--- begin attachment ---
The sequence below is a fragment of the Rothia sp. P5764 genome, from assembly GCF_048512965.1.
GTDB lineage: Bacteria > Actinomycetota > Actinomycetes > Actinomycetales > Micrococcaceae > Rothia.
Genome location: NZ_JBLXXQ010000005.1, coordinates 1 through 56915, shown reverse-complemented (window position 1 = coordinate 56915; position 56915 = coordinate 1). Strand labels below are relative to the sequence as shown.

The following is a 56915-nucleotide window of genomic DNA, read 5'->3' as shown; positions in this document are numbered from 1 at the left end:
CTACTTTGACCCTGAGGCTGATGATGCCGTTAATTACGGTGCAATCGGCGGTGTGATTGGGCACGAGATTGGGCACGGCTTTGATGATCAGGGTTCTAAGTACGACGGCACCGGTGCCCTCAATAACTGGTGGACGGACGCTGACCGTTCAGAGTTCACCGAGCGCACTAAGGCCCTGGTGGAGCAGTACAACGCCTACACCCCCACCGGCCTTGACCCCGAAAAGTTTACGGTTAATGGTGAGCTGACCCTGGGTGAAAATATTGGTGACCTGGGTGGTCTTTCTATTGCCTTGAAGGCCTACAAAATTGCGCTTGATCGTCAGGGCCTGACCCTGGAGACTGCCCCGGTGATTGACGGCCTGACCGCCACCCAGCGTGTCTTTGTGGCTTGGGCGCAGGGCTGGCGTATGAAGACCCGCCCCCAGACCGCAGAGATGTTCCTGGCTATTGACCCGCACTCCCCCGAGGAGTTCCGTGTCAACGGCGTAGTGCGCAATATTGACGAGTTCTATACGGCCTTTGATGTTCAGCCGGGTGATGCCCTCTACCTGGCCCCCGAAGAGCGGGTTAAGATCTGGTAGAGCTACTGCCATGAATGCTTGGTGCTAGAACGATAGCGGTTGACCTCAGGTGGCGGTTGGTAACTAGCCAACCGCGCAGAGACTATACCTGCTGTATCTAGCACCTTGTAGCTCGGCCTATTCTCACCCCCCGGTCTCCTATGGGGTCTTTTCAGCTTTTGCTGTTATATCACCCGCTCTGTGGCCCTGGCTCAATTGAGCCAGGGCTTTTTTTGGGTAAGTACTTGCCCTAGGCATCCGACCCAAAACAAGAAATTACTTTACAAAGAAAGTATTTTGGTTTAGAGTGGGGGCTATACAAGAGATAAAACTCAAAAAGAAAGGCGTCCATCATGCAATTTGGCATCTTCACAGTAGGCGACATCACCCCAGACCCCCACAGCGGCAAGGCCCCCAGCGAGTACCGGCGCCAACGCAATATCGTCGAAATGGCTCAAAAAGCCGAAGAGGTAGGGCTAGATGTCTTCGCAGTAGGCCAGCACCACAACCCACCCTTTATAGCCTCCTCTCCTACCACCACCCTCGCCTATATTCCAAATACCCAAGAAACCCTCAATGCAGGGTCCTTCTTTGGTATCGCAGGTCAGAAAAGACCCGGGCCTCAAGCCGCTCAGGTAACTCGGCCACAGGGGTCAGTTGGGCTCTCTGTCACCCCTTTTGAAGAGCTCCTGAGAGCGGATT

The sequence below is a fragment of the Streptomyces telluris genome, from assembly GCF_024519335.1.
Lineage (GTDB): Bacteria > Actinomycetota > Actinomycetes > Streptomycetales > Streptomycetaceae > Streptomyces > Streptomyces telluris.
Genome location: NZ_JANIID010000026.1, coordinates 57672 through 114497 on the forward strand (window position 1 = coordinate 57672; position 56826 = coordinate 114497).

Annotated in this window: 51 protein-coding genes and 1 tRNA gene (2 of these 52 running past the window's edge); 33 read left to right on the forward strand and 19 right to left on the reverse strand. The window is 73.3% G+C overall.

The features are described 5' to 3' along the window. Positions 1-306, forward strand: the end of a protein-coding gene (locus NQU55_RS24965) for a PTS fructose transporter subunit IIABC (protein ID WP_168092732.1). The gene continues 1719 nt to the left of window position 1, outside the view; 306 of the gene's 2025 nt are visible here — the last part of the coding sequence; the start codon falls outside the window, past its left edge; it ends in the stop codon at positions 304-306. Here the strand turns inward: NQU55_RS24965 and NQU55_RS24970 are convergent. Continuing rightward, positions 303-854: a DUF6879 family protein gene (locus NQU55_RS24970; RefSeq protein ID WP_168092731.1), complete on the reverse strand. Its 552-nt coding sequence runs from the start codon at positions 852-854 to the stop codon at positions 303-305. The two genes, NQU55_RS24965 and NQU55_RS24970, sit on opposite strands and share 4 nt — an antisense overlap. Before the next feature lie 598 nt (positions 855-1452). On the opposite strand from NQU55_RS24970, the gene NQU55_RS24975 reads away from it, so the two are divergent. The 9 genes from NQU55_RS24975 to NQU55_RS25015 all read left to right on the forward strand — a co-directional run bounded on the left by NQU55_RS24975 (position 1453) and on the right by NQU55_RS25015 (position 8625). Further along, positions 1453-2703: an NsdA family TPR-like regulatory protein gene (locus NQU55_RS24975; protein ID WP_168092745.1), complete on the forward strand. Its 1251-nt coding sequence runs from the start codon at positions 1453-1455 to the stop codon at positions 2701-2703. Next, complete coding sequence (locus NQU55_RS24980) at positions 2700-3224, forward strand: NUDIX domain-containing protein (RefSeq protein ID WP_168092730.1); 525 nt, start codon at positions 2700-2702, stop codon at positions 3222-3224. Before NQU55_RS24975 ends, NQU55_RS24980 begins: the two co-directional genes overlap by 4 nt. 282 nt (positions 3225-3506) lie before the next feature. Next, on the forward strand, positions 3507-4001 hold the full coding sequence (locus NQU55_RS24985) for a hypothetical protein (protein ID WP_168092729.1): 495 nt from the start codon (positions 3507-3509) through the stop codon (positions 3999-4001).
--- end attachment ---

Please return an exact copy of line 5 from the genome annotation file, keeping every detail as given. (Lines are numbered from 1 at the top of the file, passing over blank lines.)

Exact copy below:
CTACTTTGACCCTGAGGCTGATGATGCCGTTAATTACGGTGCAATCGGCGGTGTGATTGGGCACGAGATTGGGCACGGCTTTGATGATCAGGGTTCTAAGTACGACGGCACCGGTGCCCTCAATAACTGGTGGACGGACGCTGACCGTTCAGAGTTCACCGAGCGCACTAAGGCCCTGGTGGAGCAGTACAACGCCTACACCCCCACCGGCCTTGACCCCGAAAAGTTTACGGTTAATGGTGAGCTGACCCTGGGTGAAAATATTGGTGACCTGGGTGGTCTTTCTATTGCCTTGAAGGCCTACAAAATTGCGCTTGATCGTCAGGGCCTGACCCTGGAGACTGCCCCGGTGATTGACGGCCTGACCGCCACCCAGCGTGTCTTTGTGGCTTGGGCGCAGGGCTGGCGTATGAAGACCCGCCCCCAGACCGCAGAGATGTTCCTGGCTATTGACCCGCACTCCCCCGAGGAGTTCCGTGTCAACGGCGTAGTGCGCAATATTGACGAGTTCTATACGGCCTTTGATGTTCAGCCGGGTGATGCCCTCTACCTGGCCCCCGAAGAGCGGGTTAAGATCTGGTAGAGCTACTGCCATGAATGCTTGGTGCTAGAACGATAGCGGTTGACCTCAGGTGGCGGTTGGTAACTAGCCAACCGCGCAGAGACTATACCTGCTGTATCTAGCACCTTGTAGCTCGGCCTATTCTCACCCCCCGGTCTCCTATGGGGTCTTTTCAGCTTTTGCTGTTATATCACCCGCTCTGTGGCCCTGGCTCAATTGAGCCAGGGCTTTTTTTGGGTAAGTACTTGCCCTAGGCATCCGACCCAAAACAAGAAATTACTTTACAAAGAAAGTATTTTGGTTTAGAGTGGGGGCTATACAAGAGATAAAACTCAAAAAGAAAGGCGTCCATCATGCAATTTGGCATCTTCACAGTAGGCGACATCACCCCAGACCCCCACAGCGGCAAGGCCCCCAGCGAGTACCGGCGCCAACGCAATATCGTCGAAATGGCTCAAAAAGCCGAAGAGGTAGGGCTAGATGTCTTCGCAGTAGGCCAGCACCACAACCCACCCTTTATAGCCTCCTCTCCTACCACCACCCTCGCCTATATTCCAAATACCCAAGAAACCCTCAATGCAGGGTCCTTCTTTGGTATCGCAGGTCAGAAAAGACCCGGGCCTCAAGCCGCTCAGGTAACTCGGCCACAGGGGTCAGTTGGGCTCTCTGTCACCCCTTTTGAAGAGCTCCTGAGAGCGGATT